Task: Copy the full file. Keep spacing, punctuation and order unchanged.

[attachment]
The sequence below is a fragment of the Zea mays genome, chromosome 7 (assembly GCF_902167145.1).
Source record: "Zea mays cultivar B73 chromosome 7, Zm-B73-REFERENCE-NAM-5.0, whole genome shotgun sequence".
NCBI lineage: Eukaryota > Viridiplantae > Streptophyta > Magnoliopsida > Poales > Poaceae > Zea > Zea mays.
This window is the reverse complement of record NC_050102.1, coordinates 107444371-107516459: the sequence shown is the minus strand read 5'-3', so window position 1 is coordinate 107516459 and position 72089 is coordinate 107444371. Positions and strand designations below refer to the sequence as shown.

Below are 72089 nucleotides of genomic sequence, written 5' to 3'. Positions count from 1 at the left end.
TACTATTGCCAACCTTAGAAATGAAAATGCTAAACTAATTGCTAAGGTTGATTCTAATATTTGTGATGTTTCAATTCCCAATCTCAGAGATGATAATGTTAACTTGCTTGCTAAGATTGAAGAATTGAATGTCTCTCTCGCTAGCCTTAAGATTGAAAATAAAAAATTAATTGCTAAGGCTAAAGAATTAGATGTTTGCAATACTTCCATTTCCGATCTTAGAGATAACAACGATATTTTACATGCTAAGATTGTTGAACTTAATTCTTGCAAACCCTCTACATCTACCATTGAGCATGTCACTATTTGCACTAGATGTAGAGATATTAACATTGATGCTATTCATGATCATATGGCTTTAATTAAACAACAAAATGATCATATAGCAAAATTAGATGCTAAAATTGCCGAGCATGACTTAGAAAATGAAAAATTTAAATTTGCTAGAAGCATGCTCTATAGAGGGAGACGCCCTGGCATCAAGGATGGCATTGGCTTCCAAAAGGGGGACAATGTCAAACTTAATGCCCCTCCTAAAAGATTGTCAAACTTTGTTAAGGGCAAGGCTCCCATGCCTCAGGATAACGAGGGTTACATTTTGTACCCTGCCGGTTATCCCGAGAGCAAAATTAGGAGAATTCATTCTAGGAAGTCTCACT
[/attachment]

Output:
The sequence below is a fragment of the Zea mays genome, chromosome 7 (assembly GCF_902167145.1).
Source record: "Zea mays cultivar B73 chromosome 7, Zm-B73-REFERENCE-NAM-5.0, whole genome shotgun sequence".
NCBI lineage: Eukaryota > Viridiplantae > Streptophyta > Magnoliopsida > Poales > Poaceae > Zea > Zea mays.
This window is the reverse complement of record NC_050102.1, coordinates 107444371-107516459: the sequence shown is the minus strand read 5'-3', so window position 1 is coordinate 107516459 and position 72089 is coordinate 107444371. Positions and strand designations below refer to the sequence as shown.

Below are 72089 nucleotides of genomic sequence, written 5' to 3'. Positions count from 1 at the left end.
TACTATTGCCAACCTTAGAAATGAAAATGCTAAACTAATTGCTAAGGTTGATTCTAATATTTGTGATGTTTCAATTCCCAATCTCAGAGATGATAATGTTAACTTGCTTGCTAAGATTGAAGAATTGAATGTCTCTCTCGCTAGCCTTAAGATTGAAAATAAAAAATTAATTGCTAAGGCTAAAGAATTAGATGTTTGCAATACTTCCATTTCCGATCTTAGAGATAACAACGATATTTTACATGCTAAGATTGTTGAACTTAATTCTTGCAAACCCTCTACATCTACCATTGAGCATGTCACTATTTGCACTAGATGTAGAGATATTAACATTGATGCTATTCATGATCATATGGCTTTAATTAAACAACAAAATGATCATATAGCAAAATTAGATGCTAAAATTGCCGAGCATGACTTAGAAAATGAAAAATTTAAATTTGCTAGAAGCATGCTCTATAGAGGGAGACGCCCTGGCATCAAGGATGGCATTGGCTTCCAAAAGGGGGACAATGTCAAACTTAATGCCCCTCCTAAAAGATTGTCAAACTTTGTTAAGGGCAAGGCTCCCATGCCTCAGGATAACGAGGGTTACATTTTGTACCCTGCCGGTTATCCCGAGAGCAAAATTAGGAGAATTCATTCTAGGAAGTCTCACT